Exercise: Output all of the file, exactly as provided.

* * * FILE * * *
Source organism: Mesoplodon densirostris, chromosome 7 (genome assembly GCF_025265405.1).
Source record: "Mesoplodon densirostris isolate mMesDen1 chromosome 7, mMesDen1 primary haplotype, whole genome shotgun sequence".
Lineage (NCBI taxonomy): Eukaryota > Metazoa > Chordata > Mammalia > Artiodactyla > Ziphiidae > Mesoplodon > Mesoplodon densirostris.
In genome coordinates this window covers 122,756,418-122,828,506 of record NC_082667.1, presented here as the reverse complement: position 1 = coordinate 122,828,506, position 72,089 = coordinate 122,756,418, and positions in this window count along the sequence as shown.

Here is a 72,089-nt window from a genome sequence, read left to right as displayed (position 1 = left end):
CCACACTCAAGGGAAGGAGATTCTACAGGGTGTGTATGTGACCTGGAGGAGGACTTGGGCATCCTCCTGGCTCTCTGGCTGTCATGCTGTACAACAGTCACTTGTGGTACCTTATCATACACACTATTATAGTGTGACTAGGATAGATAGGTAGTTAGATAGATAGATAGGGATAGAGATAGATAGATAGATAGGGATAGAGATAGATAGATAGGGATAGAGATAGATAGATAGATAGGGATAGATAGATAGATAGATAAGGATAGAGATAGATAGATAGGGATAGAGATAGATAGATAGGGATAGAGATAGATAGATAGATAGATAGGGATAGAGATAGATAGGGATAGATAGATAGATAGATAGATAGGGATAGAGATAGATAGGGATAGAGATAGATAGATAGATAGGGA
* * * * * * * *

Source organism: Mesoplodon densirostris, chromosome 7 (genome assembly GCF_025265405.1).
Source record: "Mesoplodon densirostris isolate mMesDen1 chromosome 7, mMesDen1 primary haplotype, whole genome shotgun sequence".
Lineage (NCBI taxonomy): Eukaryota > Metazoa > Chordata > Mammalia > Artiodactyla > Ziphiidae > Mesoplodon > Mesoplodon densirostris.
In genome coordinates this window covers 122,756,418-122,828,506 of record NC_082667.1, presented here as the reverse complement: position 1 = coordinate 122,828,506, position 72,089 = coordinate 122,756,418, and positions in this window count along the sequence as shown.

Here is a 72,089-nt window from a genome sequence, read left to right as displayed (position 1 = left end):
CCACACTCAAGGGAAGGAGATTCTACAGGGTGTGTATGTGACCTGGAGGAGGACTTGGGCATCCTCCTGGCTCTCTGGCTGTCATGCTGTACAACAGTCACTTGTGGTACCTTATCATACACACTATTATAGTGTGACTAGGATAGATAGGTAGTTAGATAGATAGATAGGGATAGAGATAGATAGATAGATAGGGATAGAGATAGATAGATAGGGATAGAGATAGATAGATAGATAGGGATAGATAGATAGATAGATAAGGATAGAGATAGATAGATAGGGATAGAGATAGATAGATAGGGATAGAGATAGATAGATAGATAGATAGGGATAGAGATAGATAGGGATAGATAGATAGATAGATAGATAGGGATAGAGATAGATAGGGATAGAGATAGATAGATAGATAGGGA